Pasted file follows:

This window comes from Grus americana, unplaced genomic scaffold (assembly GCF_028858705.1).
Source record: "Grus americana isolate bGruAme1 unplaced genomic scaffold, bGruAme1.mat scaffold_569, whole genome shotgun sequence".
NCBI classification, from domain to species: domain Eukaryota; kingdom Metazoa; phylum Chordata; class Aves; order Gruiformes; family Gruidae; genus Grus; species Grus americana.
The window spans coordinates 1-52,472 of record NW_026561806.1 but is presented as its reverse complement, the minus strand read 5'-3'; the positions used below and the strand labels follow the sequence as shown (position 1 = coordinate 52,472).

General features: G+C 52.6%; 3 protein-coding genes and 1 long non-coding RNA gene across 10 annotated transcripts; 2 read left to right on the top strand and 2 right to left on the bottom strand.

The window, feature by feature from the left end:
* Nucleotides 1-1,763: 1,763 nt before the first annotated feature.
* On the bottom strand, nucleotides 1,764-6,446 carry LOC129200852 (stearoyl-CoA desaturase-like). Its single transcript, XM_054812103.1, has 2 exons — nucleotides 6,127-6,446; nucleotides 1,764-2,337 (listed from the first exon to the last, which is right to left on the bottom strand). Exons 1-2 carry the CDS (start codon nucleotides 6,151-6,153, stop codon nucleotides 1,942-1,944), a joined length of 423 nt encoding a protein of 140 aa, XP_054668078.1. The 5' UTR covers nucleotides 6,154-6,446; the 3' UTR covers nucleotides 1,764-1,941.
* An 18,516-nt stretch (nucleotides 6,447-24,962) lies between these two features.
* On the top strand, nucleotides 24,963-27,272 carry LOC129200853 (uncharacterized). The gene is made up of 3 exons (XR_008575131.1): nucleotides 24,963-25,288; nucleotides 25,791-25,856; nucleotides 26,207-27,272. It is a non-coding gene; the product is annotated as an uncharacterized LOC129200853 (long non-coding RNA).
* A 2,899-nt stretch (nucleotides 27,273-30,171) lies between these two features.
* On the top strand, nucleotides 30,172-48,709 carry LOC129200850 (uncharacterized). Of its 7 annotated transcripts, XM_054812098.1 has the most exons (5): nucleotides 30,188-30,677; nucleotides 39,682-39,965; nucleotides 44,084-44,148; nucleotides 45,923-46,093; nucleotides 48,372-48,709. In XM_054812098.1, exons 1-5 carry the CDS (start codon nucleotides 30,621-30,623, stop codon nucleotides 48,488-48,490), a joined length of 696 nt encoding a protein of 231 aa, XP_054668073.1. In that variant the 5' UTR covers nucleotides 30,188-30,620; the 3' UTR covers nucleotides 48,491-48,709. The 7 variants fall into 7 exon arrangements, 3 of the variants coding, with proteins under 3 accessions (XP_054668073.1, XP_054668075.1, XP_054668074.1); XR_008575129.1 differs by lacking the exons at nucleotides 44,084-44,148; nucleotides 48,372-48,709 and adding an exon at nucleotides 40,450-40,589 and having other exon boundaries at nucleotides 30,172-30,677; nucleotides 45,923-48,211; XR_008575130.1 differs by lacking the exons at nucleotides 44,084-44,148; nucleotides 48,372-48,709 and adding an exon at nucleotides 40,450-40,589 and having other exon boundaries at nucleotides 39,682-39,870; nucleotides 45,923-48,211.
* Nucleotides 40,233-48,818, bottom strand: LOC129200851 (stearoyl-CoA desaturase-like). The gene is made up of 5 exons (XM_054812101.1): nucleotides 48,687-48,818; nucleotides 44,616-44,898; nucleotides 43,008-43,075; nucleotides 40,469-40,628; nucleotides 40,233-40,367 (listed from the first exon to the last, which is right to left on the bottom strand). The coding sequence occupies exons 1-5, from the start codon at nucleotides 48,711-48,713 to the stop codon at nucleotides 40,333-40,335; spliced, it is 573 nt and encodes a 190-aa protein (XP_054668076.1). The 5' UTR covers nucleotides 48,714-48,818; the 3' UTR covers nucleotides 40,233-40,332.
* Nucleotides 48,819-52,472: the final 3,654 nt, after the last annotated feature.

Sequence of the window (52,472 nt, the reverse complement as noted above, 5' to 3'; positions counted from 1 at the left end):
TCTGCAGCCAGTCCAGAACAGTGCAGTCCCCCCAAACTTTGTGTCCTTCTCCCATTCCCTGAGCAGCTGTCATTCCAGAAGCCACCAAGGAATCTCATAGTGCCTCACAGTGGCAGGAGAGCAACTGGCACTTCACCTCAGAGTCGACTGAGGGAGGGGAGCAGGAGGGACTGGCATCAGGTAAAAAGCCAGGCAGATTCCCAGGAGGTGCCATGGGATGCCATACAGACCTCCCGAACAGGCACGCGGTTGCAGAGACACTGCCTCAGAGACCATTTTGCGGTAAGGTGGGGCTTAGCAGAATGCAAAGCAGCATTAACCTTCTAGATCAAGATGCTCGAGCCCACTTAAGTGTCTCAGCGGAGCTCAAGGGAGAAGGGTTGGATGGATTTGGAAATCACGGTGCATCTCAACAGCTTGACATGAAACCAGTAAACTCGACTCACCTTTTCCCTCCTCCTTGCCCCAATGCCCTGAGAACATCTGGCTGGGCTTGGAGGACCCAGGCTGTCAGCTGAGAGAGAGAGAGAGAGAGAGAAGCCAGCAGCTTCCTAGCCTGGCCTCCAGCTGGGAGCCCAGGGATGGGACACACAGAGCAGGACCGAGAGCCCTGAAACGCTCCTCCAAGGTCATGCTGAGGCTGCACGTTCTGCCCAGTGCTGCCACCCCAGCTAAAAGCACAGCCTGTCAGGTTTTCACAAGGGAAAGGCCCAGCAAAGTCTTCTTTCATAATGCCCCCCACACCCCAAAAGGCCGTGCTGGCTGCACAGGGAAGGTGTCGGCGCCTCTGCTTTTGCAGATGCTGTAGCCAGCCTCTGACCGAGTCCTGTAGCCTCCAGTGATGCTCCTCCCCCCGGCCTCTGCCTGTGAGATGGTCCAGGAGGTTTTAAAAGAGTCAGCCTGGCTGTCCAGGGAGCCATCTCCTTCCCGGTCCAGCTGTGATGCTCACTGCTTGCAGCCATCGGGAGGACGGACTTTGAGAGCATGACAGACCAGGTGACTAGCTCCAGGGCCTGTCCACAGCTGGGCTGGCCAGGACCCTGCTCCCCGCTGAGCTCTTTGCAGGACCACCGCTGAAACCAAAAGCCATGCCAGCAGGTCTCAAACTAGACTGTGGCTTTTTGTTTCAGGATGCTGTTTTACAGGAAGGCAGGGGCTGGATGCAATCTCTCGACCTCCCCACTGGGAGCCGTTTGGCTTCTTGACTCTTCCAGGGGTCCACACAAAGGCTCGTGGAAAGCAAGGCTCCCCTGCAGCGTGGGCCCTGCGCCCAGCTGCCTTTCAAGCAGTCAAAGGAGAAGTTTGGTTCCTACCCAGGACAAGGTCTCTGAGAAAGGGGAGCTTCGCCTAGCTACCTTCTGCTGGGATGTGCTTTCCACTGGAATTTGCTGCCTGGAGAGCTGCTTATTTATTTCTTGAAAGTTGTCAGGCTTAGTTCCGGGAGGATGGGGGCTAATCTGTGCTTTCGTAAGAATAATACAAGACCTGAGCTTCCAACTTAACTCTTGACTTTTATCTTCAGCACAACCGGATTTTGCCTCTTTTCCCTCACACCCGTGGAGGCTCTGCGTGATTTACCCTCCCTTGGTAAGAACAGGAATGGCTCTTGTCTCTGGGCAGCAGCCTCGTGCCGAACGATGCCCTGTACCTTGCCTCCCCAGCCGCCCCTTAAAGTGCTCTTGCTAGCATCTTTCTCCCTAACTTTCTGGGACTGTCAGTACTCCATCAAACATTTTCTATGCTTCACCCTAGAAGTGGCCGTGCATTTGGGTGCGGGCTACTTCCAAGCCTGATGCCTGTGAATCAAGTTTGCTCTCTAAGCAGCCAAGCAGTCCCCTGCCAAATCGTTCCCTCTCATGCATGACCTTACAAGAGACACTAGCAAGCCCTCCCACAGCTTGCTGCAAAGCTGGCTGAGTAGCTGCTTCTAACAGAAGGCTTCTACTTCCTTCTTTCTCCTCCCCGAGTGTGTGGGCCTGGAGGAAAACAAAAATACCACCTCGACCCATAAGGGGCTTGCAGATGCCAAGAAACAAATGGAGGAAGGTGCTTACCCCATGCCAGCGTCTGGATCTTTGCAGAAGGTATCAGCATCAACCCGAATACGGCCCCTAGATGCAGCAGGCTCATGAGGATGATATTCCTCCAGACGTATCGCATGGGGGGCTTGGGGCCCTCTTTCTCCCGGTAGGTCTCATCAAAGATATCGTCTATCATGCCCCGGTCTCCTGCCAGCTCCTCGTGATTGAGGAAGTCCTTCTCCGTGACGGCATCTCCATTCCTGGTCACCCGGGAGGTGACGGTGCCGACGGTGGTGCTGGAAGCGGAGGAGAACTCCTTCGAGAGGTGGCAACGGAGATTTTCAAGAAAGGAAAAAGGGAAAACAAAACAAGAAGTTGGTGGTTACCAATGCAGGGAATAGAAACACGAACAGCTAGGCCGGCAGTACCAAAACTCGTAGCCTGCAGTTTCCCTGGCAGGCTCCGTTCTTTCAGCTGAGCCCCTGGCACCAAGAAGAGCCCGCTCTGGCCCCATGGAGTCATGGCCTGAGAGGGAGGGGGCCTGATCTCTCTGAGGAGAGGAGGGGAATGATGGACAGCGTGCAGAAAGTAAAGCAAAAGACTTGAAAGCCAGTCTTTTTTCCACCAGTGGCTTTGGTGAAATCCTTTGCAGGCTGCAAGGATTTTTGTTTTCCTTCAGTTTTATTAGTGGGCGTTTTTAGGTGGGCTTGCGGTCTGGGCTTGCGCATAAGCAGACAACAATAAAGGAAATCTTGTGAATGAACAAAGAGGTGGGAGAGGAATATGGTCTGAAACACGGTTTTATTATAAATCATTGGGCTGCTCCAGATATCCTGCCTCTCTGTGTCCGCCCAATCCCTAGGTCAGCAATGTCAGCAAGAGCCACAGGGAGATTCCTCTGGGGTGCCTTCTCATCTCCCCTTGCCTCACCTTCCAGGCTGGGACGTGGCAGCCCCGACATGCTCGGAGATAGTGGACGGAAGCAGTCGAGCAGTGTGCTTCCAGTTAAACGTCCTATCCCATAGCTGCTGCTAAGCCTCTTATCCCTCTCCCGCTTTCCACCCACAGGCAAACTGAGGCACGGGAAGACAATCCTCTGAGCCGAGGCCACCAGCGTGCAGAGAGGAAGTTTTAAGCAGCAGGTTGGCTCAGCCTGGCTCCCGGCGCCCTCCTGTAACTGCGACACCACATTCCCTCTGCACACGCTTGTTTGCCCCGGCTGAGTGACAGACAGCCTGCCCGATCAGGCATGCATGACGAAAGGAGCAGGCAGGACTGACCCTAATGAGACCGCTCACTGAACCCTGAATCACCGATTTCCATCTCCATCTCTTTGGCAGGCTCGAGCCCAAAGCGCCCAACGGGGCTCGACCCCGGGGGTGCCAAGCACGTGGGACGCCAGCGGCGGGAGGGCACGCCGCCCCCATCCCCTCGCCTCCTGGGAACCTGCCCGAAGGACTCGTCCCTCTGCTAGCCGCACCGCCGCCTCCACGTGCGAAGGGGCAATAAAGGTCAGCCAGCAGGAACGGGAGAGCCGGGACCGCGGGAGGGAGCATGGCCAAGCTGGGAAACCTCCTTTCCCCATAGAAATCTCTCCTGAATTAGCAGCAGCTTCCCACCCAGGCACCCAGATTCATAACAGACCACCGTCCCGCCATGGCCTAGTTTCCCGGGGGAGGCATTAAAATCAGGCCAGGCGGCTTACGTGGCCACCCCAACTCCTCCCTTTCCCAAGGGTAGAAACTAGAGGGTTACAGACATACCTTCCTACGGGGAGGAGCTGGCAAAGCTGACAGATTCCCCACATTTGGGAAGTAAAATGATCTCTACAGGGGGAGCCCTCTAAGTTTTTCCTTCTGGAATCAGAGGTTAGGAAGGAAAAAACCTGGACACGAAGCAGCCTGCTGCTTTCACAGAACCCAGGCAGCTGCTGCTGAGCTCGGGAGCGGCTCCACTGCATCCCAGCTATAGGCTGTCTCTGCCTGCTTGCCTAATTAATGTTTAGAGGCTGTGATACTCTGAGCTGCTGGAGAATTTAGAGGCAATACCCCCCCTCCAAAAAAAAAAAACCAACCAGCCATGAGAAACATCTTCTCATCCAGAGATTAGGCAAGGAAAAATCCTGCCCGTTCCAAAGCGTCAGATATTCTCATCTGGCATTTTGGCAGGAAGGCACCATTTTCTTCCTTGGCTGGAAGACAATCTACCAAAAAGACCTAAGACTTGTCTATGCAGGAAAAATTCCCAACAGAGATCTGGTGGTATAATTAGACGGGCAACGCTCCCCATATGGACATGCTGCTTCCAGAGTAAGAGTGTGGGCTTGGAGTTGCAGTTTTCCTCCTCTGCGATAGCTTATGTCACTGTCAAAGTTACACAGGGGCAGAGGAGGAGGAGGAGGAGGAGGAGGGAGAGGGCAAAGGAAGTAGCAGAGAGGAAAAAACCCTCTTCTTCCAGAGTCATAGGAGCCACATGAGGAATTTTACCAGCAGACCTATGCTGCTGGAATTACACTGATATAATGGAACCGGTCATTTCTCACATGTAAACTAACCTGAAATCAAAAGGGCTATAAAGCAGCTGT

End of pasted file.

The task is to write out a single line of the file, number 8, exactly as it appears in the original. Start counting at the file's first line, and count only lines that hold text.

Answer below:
* On the bottom strand, nucleotides 1,764-6,446 carry LOC129200852 (stearoyl-CoA desaturase-like). Its single transcript, XM_054812103.1, has 2 exons — nucleotides 6,127-6,446; nucleotides 1,764-2,337 (listed from the first exon to the last, which is right to left on the bottom strand). Exons 1-2 carry the CDS (start codon nucleotides 6,151-6,153, stop codon nucleotides 1,942-1,944), a joined length of 423 nt encoding a protein of 140 aa, XP_054668078.1. The 5' UTR covers nucleotides 6,154-6,446; the 3' UTR covers nucleotides 1,764-1,941.